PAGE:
But today, four months after Shi submitted his letter, Wikipedia remains blocked. The government has declined to explain its actions. But its on-again, off-again attempts to disrupt access to the site highlight the Communist Party’s deep ambivalence toward the Internet: The party appears at once determined not to be left behind by the global information revolution and fearful of being swept away by it.

Officials tolerated Wikipedia at first, perhaps because it seemed to be exactly what the party had in mind when it began promoting Internet use 11 years ago—an educational resource that could help China close its technological gap with the West, encourage innovation and boost economic growth.

But as the Chinese Wikipedia flourished, the authorities apparently came to see it as another threat to the party’s control of information, and an example of an even more worrying development. The Internet has emerged as a venue for people with shared interests—or grievances—to meet, exchange ideas and plan activities without the party’s knowledge or approval.

With 111 million people online and 20,000 more joining them every day, the landscape of Chinese cyberspace resembles a vast collection of new and overlapping communities. Although Chinese write less e-mail than Americans, they embrace the Internet’s other communication tools—bulletin boards and chat rooms, instant-messaging groups and blogs, photo-sharing and social networking sites. A popular feature of the Chinese search engine Baidu lets users chat with others who have entered the same keywords.

Studies suggest this digital interaction is changing the traditional structure of Chinese society, strengthening relations among friends, colleagues and others outside family networks. In a multinational survey, a much larger percentage of Internet users in China than anywhere else said online communication had increased their contact with people who shared their hobbies, professions and political views.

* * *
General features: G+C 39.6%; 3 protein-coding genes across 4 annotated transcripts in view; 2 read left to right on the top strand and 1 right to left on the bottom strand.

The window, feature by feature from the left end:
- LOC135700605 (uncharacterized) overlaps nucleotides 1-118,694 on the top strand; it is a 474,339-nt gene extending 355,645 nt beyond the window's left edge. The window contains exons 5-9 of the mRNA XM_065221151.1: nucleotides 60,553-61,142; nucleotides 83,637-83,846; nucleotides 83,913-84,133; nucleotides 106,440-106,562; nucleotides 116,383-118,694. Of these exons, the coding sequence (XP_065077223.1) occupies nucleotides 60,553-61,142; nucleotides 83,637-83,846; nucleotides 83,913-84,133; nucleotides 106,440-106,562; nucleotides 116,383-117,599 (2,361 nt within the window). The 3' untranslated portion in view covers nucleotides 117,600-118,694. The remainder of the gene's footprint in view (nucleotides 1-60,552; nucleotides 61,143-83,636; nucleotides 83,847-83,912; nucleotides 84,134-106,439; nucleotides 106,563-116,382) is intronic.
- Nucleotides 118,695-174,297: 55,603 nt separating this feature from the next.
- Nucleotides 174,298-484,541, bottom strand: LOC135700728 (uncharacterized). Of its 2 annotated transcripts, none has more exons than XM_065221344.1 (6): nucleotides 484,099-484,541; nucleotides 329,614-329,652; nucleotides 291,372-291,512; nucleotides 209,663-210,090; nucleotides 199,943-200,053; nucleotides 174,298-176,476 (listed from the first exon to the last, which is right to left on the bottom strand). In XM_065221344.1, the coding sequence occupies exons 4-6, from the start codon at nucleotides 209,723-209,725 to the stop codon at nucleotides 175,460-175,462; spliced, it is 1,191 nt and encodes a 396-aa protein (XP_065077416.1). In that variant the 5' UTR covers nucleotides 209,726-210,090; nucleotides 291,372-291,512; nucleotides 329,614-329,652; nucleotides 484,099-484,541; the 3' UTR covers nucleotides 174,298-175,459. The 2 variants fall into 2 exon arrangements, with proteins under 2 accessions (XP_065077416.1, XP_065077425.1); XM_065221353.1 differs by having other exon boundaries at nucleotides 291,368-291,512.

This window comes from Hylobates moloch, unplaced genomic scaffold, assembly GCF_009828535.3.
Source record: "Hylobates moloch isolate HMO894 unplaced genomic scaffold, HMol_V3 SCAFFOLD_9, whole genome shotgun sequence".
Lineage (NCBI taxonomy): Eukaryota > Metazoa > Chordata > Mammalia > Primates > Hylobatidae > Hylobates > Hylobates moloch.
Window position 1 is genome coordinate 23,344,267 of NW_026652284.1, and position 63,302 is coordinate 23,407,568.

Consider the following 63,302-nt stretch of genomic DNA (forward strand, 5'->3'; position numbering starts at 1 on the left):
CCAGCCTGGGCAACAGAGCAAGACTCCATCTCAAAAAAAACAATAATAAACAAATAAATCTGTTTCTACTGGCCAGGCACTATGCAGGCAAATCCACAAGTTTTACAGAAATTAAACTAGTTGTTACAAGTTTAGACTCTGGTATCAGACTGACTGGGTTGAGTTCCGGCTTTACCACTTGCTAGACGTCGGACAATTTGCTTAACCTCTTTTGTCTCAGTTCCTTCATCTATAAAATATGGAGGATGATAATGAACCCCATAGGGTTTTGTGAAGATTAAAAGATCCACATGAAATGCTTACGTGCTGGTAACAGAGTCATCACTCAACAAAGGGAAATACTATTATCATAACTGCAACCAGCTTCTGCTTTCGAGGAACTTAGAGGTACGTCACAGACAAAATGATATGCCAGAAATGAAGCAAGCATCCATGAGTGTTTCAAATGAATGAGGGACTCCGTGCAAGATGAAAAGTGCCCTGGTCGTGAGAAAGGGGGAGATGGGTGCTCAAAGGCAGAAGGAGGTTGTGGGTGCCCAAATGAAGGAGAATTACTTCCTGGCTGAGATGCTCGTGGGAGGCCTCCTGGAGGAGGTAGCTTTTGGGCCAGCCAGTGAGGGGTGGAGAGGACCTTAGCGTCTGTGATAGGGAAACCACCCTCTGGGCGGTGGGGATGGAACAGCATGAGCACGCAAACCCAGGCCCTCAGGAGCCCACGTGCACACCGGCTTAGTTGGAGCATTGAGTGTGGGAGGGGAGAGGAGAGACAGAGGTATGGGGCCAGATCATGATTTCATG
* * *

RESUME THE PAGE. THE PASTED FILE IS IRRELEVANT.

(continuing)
The Communist Party polices these emerging Internet communities with censors and undercover agents, and manages a Web site that it said received nearly a quarter-million anonymous tips about “harmful information” online last year. But the methods the party uses to control speech and behavior in the real world have proved less effective in cyberspace, where people get away with more, and where the government is often a step behind.

- More on Commie futility here ...


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Posted by The Skipper   United States  on 02/20/2006 at 11:39 AM   
Filed Under: • Oppression •  
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Not that very many people ever read this far down, but this blog was the creation of Allan Kelly and his friend Vilmar. Vilmar moved on to his own blog some time ago, and Allan ran this place alone until his sudden and unexpected death partway through 2006. We all miss him. A lot. Even though he is gone this site will always still be more than a little bit his. We who are left to carry on the BMEWS tradition owe him a great debt of gratitude, and we hope to be able to pay that back by following his last advice to us all: